James Meredith and The Battle of Ole’ Miss

April 20, 2011 in 1960s-1970s, Social history

On September 30th, 1962, 127 U.S. Marshals stood guard in front of the central administrative building on the campus of the University of Mississippi.  Armed with hand guns and tear gas grenade launchers they looked across the campus greens to a growing crowd of threatening, aggravated and hostile students. Alongside the students stood members of the Mississippi Highway patrol with order of their own that contradicted that of the increasingly overwhelmed Marshals. What was the reason for these battle lines being drawn? September 30th was the registration day for a man named James Meredith, the first black student to attend Mississippi University and a major step toward the end of segregation.

That day will be forever remembered in the timeline of segregation history not only for the fact that James Meredith did in fact register but also the battle that ensued due to it. In an act of defiance against federal law, Ross Barrett the governor of Mississippi at the time had ordered his patrolmen to stop the registration of Meredith. The U.S. Marshalls had received their orders from President John F. Kennedy who had also given them the order not to fire their lethal weapons. The mod steadily intensified until around 7p.m. the tension broke a full on riot transpired. From bricks to birdshot the U.S. Marshalls were pummeled and by the end of the night 79 were seriously injured. It took the implementation of the teargas which the Marshals had to wait for permission to use as bricks smashed into their helmets and the arrival of reinforcements in the form of the newly federalized Mississippi National Guard before the rioters and students could be restrained. The Marshals had succeeded in integrating the University of Mississippi.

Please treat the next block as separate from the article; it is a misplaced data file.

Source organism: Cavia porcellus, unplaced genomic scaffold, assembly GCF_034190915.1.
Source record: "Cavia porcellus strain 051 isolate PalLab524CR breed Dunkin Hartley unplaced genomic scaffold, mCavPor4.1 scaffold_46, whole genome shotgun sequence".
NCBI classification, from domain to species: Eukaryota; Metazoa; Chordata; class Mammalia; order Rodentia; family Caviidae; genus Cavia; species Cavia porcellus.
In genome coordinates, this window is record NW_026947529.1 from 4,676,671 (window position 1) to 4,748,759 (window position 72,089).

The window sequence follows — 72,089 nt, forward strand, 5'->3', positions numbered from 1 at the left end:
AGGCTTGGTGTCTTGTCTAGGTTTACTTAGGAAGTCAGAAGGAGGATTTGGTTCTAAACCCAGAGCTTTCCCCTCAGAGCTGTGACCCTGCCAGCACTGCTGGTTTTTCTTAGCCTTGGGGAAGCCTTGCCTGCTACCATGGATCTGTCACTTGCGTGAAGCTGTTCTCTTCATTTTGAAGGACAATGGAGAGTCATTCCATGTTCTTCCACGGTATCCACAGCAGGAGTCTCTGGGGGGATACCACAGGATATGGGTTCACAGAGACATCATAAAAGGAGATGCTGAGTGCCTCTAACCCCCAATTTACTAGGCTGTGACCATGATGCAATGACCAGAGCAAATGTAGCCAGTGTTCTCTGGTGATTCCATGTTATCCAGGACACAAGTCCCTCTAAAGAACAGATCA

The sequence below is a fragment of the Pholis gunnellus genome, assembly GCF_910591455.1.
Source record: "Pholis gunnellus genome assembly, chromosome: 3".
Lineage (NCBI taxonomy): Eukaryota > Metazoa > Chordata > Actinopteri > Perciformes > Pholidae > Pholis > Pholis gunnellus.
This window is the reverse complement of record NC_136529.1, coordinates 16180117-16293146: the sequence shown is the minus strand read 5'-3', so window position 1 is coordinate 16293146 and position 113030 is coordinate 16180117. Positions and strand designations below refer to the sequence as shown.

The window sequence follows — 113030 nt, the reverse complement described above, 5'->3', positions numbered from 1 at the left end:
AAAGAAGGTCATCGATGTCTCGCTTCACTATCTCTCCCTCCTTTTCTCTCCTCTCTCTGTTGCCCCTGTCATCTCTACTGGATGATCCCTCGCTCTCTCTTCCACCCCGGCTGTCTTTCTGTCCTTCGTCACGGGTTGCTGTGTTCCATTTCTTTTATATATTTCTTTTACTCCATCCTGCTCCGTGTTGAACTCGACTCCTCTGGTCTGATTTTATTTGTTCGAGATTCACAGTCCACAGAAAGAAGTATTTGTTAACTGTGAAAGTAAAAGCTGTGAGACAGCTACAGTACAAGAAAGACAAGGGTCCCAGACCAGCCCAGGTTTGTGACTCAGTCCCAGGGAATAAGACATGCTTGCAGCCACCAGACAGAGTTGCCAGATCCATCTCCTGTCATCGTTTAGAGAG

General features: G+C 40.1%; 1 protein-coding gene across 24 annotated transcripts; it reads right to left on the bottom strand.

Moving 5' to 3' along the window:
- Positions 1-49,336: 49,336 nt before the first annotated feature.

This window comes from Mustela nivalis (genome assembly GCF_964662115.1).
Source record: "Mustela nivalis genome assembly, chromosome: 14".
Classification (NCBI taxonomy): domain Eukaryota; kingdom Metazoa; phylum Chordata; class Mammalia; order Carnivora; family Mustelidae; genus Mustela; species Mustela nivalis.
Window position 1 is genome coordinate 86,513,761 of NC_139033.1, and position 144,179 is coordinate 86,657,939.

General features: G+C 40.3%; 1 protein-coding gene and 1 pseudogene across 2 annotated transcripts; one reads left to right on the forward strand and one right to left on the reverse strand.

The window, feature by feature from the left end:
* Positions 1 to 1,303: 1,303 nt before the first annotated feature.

From the severity of the battle over James Meredith two U.S. Marshals were commissioned to escort Meredith everywhere he went, making sure that no harm came to him while attending the university. That night would be one of the most brutal nights of resistance towards integration and there are many significant points in the story. The most important being James Meredith himself with the perseverance to continue his fight for higher education, even against a force that nearly overwhelmed federal troops. The second is that of the U.S. Marshals who, had if not stayed true to their orders to not use deadly force, even when they were being fired upon themselves, could have been part of a truly devastating and bloody battle.

The story of James Meredith and the U.S. Marshals that defended him, along with the testimonies of Robert F. Kennedy and many other that were involved can be found in the U.S. Marshals history archive. It is a wonderful source for understanding the battle of “Ole Miss” and the surrounding factors.

 

Source

http://www.usmarshals.gov/history/miss/02.htm

 

 

 

2 responses to James Meredith and The Battle of Ole’ Miss

  1. It’s crazy to think about the courage and obstacles people went thorugh to go to school. I think we take it for granted a lot today on how lucky we really are. This story reminds me of The Little Rock Nine. It’s unbelievable that humans can act such a way to someone just becasue of their skin color. A lot of appreciation should be shown to those individuals who battled through it and didn’t give up becasue without them our country might not be how it is today. My only question is, in the second to last paragraph what made it “one of the most brutal nights?” I may have overread it, but I wasn’t very clear on that point.

  2. African-American students that wanted to attend college at this time had to do so in very bad circumstances such as this one at Ole Miss. After Brown v. Board all schools were suppose to be desegregated but this proved not to be the case. The problems that these students had to face not only at Ole Miss, but throughout all of the southern school, were worse than anyone could imagine. The federal government should be commended on their efforts to protect Meredith. Today students of all races and backgrounds can attend any school that they please and not have the fear that these students had. Those that made it through the Civil Rights command respect from everyone for the battles that they had to overcome.

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